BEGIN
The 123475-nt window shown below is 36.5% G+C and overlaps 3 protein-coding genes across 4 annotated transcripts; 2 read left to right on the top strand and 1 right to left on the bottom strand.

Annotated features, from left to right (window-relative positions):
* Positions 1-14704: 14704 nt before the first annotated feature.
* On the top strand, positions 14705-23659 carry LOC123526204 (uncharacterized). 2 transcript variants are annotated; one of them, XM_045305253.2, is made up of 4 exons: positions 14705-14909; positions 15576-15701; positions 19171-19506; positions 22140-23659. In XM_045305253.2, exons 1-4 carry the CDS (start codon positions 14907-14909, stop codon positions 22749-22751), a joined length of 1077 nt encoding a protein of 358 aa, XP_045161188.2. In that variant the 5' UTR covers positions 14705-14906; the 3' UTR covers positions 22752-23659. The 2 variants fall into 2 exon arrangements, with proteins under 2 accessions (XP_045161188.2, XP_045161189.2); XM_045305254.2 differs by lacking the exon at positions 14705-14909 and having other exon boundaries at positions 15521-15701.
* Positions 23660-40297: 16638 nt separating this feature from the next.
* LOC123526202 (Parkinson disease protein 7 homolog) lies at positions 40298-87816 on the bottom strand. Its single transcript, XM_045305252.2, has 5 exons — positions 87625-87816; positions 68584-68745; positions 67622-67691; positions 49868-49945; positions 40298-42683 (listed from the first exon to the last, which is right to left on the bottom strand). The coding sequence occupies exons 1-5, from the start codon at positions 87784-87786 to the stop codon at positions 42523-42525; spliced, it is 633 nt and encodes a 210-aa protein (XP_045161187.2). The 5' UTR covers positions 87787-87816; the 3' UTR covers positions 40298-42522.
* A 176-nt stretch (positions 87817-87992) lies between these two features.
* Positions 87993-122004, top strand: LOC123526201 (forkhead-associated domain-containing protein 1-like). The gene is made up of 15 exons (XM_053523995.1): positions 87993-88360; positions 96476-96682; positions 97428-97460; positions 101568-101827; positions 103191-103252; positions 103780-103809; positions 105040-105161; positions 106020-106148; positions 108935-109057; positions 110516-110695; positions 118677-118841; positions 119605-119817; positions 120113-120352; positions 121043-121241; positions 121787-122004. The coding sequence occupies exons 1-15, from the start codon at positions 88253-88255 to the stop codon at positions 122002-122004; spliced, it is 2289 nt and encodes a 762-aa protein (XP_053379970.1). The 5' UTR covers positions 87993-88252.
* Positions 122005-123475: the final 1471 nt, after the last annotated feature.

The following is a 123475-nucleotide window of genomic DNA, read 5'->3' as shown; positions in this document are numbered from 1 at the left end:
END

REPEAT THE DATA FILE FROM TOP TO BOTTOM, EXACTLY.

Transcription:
The 123475-nt window shown below is 36.5% G+C and overlaps 3 protein-coding genes across 4 annotated transcripts; 2 read left to right on the top strand and 1 right to left on the bottom strand.

Annotated features, from left to right (window-relative positions):
* Positions 1-14704: 14704 nt before the first annotated feature.
* On the top strand, positions 14705-23659 carry LOC123526204 (uncharacterized). 2 transcript variants are annotated; one of them, XM_045305253.2, is made up of 4 exons: positions 14705-14909; positions 15576-15701; positions 19171-19506; positions 22140-23659. In XM_045305253.2, exons 1-4 carry the CDS (start codon positions 14907-14909, stop codon positions 22749-22751), a joined length of 1077 nt encoding a protein of 358 aa, XP_045161188.2. In that variant the 5' UTR covers positions 14705-14906; the 3' UTR covers positions 22752-23659. The 2 variants fall into 2 exon arrangements, with proteins under 2 accessions (XP_045161188.2, XP_045161189.2); XM_045305254.2 differs by lacking the exon at positions 14705-14909 and having other exon boundaries at positions 15521-15701.
* Positions 23660-40297: 16638 nt separating this feature from the next.
* LOC123526202 (Parkinson disease protein 7 homolog) lies at positions 40298-87816 on the bottom strand. Its single transcript, XM_045305252.2, has 5 exons — positions 87625-87816; positions 68584-68745; positions 67622-67691; positions 49868-49945; positions 40298-42683 (listed from the first exon to the last, which is right to left on the bottom strand). The coding sequence occupies exons 1-5, from the start codon at positions 87784-87786 to the stop codon at positions 42523-42525; spliced, it is 633 nt and encodes a 210-aa protein (XP_045161187.2). The 5' UTR covers positions 87787-87816; the 3' UTR covers positions 40298-42522.
* A 176-nt stretch (positions 87817-87992) lies between these two features.
* Positions 87993-122004, top strand: LOC123526201 (forkhead-associated domain-containing protein 1-like). The gene is made up of 15 exons (XM_053523995.1): positions 87993-88360; positions 96476-96682; positions 97428-97460; positions 101568-101827; positions 103191-103252; positions 103780-103809; positions 105040-105161; positions 106020-106148; positions 108935-109057; positions 110516-110695; positions 118677-118841; positions 119605-119817; positions 120113-120352; positions 121043-121241; positions 121787-122004. The coding sequence occupies exons 1-15, from the start codon at positions 88253-88255 to the stop codon at positions 122002-122004; spliced, it is 2289 nt and encodes a 762-aa protein (XP_053379970.1). The 5' UTR covers positions 87993-88252.
* Positions 122005-123475: the final 1471 nt, after the last annotated feature.

The following is a 123475-nucleotide window of genomic DNA, read 5'->3' as shown; positions in this document are numbered from 1 at the left end: